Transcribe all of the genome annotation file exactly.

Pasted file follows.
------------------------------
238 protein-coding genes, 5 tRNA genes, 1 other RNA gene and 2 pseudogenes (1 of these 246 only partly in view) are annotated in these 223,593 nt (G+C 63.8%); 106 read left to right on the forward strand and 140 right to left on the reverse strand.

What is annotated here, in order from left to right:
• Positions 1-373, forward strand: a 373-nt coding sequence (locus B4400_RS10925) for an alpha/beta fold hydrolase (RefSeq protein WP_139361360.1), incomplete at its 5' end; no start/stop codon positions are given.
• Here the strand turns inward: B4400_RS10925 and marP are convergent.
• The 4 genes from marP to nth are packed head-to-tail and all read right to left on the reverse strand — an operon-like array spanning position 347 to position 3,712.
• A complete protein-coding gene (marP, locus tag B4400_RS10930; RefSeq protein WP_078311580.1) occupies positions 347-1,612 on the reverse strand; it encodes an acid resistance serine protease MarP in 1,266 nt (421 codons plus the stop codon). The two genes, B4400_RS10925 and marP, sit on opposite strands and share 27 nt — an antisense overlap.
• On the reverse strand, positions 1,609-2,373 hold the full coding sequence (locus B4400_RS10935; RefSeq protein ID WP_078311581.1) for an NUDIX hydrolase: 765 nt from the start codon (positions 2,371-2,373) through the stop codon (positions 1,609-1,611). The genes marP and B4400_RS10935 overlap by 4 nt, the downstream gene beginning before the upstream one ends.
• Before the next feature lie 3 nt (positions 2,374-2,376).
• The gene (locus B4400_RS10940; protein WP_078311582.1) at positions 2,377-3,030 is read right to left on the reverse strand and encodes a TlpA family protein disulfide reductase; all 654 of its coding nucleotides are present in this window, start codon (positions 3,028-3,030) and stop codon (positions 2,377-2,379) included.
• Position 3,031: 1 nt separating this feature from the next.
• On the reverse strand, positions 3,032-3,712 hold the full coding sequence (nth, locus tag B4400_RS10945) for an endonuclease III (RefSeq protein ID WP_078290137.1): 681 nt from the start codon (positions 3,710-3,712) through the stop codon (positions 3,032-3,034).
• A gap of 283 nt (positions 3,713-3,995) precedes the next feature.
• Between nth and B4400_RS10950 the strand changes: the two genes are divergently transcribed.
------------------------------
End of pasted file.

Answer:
238 protein-coding genes, 5 tRNA genes, 1 other RNA gene and 2 pseudogenes (1 of these 246 only partly in view) are annotated in these 223,593 nt (G+C 63.8%); 106 read left to right on the forward strand and 140 right to left on the reverse strand.

What is annotated here, in order from left to right:
• Positions 1-373, forward strand: a 373-nt coding sequence (locus B4400_RS10925) for an alpha/beta fold hydrolase (RefSeq protein WP_139361360.1), incomplete at its 5' end; no start/stop codon positions are given.
• Here the strand turns inward: B4400_RS10925 and marP are convergent.
• The 4 genes from marP to nth are packed head-to-tail and all read right to left on the reverse strand — an operon-like array spanning position 347 to position 3,712.
• A complete protein-coding gene (marP, locus tag B4400_RS10930; RefSeq protein WP_078311580.1) occupies positions 347-1,612 on the reverse strand; it encodes an acid resistance serine protease MarP in 1,266 nt (421 codons plus the stop codon). The two genes, B4400_RS10925 and marP, sit on opposite strands and share 27 nt — an antisense overlap.
• On the reverse strand, positions 1,609-2,373 hold the full coding sequence (locus B4400_RS10935; RefSeq protein ID WP_078311581.1) for an NUDIX hydrolase: 765 nt from the start codon (positions 2,371-2,373) through the stop codon (positions 1,609-1,611). The genes marP and B4400_RS10935 overlap by 4 nt, the downstream gene beginning before the upstream one ends.
• Before the next feature lie 3 nt (positions 2,374-2,376).
• The gene (locus B4400_RS10940; protein WP_078311582.1) at positions 2,377-3,030 is read right to left on the reverse strand and encodes a TlpA family protein disulfide reductase; all 654 of its coding nucleotides are present in this window, start codon (positions 3,028-3,030) and stop codon (positions 2,377-2,379) included.
• Position 3,031: 1 nt separating this feature from the next.
• On the reverse strand, positions 3,032-3,712 hold the full coding sequence (nth, locus tag B4400_RS10945) for an endonuclease III (RefSeq protein ID WP_078290137.1): 681 nt from the start codon (positions 3,710-3,712) through the stop codon (positions 3,032-3,034).
• A gap of 283 nt (positions 3,713-3,995) precedes the next feature.
• Between nth and B4400_RS10950 the strand changes: the two genes are divergently transcribed.